Claudette Reichel, Gautreaux, Craig | 6/27/2008 8:53:04 PM
News Release Distributed 06/27/08
A home is the largest and most important purchase most people make. To help homeowners make the most of that investment while also doing their part for the environment and future generations, the LSU AgCenter and its partners have developed the Louisiana House Home and Landscape Resource Center.
Known as LaHouse, for short, the completed center will open for a Preview Open House throughout the day July 15. It also will open Wednesdays through Fridays for several weeks following that event to allow the public to see some of the unique features incorporated into the home’s construction. Full-service operations then are expected to begin in the fall.
Located on the LSU campus in Baton Rouge, the center focuses on housing and landscape techniques specific to our region’s subtropical climate and hazards.
The demonstration house is designed around the concept of being a sustainable home. Its design makes it energy and resource efficient, more comfortable, safer, more durable and healthier for its occupants – including exceptional indoor air quality and universal design.
An unusual and powerful strength of the house and landscape is that many different options are presented, and homeowners may pick and choose the options that are either most affordable or that meet their needs or desires for optimal performance.
Claudette Reichel, housing specialist for the LSU AgCenter, said she is excited LaHouse is nearing completion and will be ready to be seen as a finished product. It had been exhibited in its midconstruction phases since hurricanes Katrina and Rita struck the state and forced many into major rebuilding efforts.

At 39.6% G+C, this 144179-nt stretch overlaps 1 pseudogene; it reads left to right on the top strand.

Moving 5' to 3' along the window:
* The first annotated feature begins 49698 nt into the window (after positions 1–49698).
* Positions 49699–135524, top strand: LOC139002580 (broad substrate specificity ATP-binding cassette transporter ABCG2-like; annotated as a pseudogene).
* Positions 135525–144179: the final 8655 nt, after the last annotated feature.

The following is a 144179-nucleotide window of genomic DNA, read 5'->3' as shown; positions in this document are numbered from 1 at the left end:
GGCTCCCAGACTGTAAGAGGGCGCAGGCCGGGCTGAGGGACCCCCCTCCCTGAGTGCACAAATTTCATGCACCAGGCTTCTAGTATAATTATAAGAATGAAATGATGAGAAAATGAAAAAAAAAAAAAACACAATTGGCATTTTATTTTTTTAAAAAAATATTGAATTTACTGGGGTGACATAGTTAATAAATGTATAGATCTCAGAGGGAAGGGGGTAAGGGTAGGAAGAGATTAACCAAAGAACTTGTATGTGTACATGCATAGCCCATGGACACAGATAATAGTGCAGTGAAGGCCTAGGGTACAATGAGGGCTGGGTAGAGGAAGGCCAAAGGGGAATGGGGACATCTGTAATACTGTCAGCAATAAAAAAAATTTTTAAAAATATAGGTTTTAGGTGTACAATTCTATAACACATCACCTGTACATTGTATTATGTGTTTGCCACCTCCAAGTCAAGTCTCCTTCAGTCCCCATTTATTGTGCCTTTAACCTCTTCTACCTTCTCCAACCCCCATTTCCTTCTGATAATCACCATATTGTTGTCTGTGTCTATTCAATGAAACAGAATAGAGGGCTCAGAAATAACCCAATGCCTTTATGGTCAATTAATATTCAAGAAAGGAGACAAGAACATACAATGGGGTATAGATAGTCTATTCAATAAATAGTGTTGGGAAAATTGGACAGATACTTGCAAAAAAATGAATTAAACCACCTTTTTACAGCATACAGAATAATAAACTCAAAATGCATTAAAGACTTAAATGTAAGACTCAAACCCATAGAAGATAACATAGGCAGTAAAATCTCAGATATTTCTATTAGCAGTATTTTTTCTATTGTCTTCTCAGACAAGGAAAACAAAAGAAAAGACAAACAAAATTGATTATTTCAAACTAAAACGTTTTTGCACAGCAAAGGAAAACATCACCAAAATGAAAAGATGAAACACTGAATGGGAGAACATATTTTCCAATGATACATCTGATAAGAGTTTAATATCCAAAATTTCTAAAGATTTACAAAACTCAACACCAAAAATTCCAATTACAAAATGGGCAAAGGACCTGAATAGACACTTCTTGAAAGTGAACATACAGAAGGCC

“Both consumers and professionals can see first hand and learn about many solutions – from ways to protect their homes from hurricanes, floods, mold and termites to the employment of highly energy efficient and healthy building, air conditioning and lighting systems to interiors that combine beauty, comfort and convenience with eco-friendly benefits,” Reichel said.
The house will not only serve as an educational showcase, but the garage is actually a multimedia classroom for audiences such as builders, designers and consumers to get the latest, science-based information or to rent for their own educational programs. Cutaways and an unfinished exhibit room will allow visitors to see the special components used in construction.
Featured attractions include not only the house itself but also the 7-acre site designed around being a sustainable landscape exhibit. A pond on the site will play dual roles in stormwater pollution prevention and in the heating and cooling of the house through a geothermal heat exchange system. Winding trails will lead visitors through drought-resistant native plants, a rain garden and other special horticulture exhibits, and a programmable irrigation system will minimize the amount of water used to keep the plants healthy.
The LaHouse Resource Center was made possible by the support of partners and private contributors who share its vision of shaping the future with sustainable homes and development. LaHouse key partners include the Louisiana Department of Natural Resources and the U.S. Department of Energy’s Building America Program. Top key contributors include Entergy of Louisiana, Paula Garvey Manship, the Borate-Treated Wood Alliance (U.S. Borax, Osmose and Louisiana-Pacific), Louisiana Home Builders Association, Roy Domangue, Roy O. Martin Lumber Co. and Building Science Corp.